A News article broke this week, as a man sues Disney for being stuck on the Californian Disneyland version of It’s A Small World. Due to disability, the guest was reported as being trapped in the ride vehicle for around 30 minutes, a misdemeanour that is said to have cost Disney damages of $8000. The incident occurred in 2009 and caused the guest, Jose Martinez, severe distress.

Without all of the facts, it would be completely unfair for us to comment about this particular case, but the latest news report did prompt us to consider the wider subject of taking legal action against Disney.


When The Magic Stops!

Whenever something goes wrong in life, we can either shrug it off and move on, or we can take legal action and make someone pay.
Each specific event has unique circumstances, and litigation can be either wholly justified or completely fuelled by ill advised greed.
While the courts decide the outcome, it’s really down to the ‘victim’ or complainant’s own decisions as to whether that court decision is ever sought.

When a huge organisation such as Disney is involved, the potential compensation sums aren’t necessarily as important as a ‘no win no fee’ Lawyer rubbing his hands at the prospect of a headline case.


Disney’s Guest Experience is at risk of eroding!

Whenever there’s a law suit, the theme park executives must always consider corrective actions.
A payout of a few thousand dollars is always unpleasant, but whenever reputations take a much bigger dent,  businesses must take steps in order to mitigate the risk of repeated law suits.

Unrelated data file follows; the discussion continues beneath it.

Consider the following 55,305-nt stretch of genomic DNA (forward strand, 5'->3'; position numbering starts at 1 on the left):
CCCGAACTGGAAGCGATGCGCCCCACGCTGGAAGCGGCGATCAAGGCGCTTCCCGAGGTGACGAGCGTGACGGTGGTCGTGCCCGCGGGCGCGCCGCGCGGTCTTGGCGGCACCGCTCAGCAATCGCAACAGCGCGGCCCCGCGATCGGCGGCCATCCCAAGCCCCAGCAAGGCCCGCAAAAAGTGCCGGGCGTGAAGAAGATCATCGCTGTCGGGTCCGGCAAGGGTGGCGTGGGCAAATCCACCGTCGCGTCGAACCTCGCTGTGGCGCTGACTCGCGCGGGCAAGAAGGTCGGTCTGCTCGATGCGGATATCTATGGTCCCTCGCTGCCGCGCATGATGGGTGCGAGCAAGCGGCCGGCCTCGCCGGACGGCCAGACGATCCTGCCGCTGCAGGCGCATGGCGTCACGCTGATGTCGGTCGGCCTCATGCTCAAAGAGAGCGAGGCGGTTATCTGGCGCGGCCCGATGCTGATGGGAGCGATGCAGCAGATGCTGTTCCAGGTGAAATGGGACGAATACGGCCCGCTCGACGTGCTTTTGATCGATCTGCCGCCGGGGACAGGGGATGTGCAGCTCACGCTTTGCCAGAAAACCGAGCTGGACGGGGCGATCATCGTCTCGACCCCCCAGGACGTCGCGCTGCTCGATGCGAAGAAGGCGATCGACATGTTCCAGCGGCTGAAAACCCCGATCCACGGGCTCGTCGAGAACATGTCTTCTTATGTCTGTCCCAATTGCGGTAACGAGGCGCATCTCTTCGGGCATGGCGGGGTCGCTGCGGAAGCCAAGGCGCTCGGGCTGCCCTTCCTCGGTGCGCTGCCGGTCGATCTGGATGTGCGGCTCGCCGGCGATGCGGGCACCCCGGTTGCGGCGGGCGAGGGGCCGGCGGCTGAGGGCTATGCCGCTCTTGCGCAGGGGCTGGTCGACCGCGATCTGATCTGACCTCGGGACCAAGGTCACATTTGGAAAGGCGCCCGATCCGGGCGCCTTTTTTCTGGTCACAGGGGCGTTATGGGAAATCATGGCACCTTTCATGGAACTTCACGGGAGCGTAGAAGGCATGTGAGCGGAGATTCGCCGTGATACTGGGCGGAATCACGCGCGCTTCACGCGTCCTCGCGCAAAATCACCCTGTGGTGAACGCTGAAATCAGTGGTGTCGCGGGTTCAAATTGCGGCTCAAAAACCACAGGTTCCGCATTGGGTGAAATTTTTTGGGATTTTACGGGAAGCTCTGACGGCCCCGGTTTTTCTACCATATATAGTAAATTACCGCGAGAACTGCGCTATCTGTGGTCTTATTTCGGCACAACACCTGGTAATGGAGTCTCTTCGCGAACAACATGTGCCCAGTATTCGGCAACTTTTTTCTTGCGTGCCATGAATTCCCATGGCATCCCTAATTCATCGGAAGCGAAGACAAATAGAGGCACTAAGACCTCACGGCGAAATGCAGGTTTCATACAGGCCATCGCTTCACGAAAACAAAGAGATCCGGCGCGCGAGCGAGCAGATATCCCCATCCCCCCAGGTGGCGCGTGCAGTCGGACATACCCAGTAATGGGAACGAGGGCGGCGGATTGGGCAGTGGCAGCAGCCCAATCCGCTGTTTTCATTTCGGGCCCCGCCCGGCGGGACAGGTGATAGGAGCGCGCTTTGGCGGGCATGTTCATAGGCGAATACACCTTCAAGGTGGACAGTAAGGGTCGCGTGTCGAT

Our personal experiences of Disney strongly suggest that they offer a high level of fairness and goodwill towards their guests.
We’ve not heard of a reasonable complaints going unsupported by a fair response, such as a credit note, refund or even a sincere apology.
Disney after all, are in the business of making and keeping people happy. That’s their game.

Sadly, as law suits continue to hit the desks of the Disney Executives, justified or not, our beloved park attractions will inevitably become harder to access.
In order to avoid legal challenges, rides will increasingly become unavailable to youngsters, less available to larger guests, unavailable to guests with disabilities, slower to load, and probably less exhilarating as well.  The guests always lose out in the end.

Future Theme Park attractions run the real risk of being designed by insurers, rather than the talented Disney Imagineers!


For a database of all recent law suits in the Orlando Parks check out the Orlando Sentinel’s database.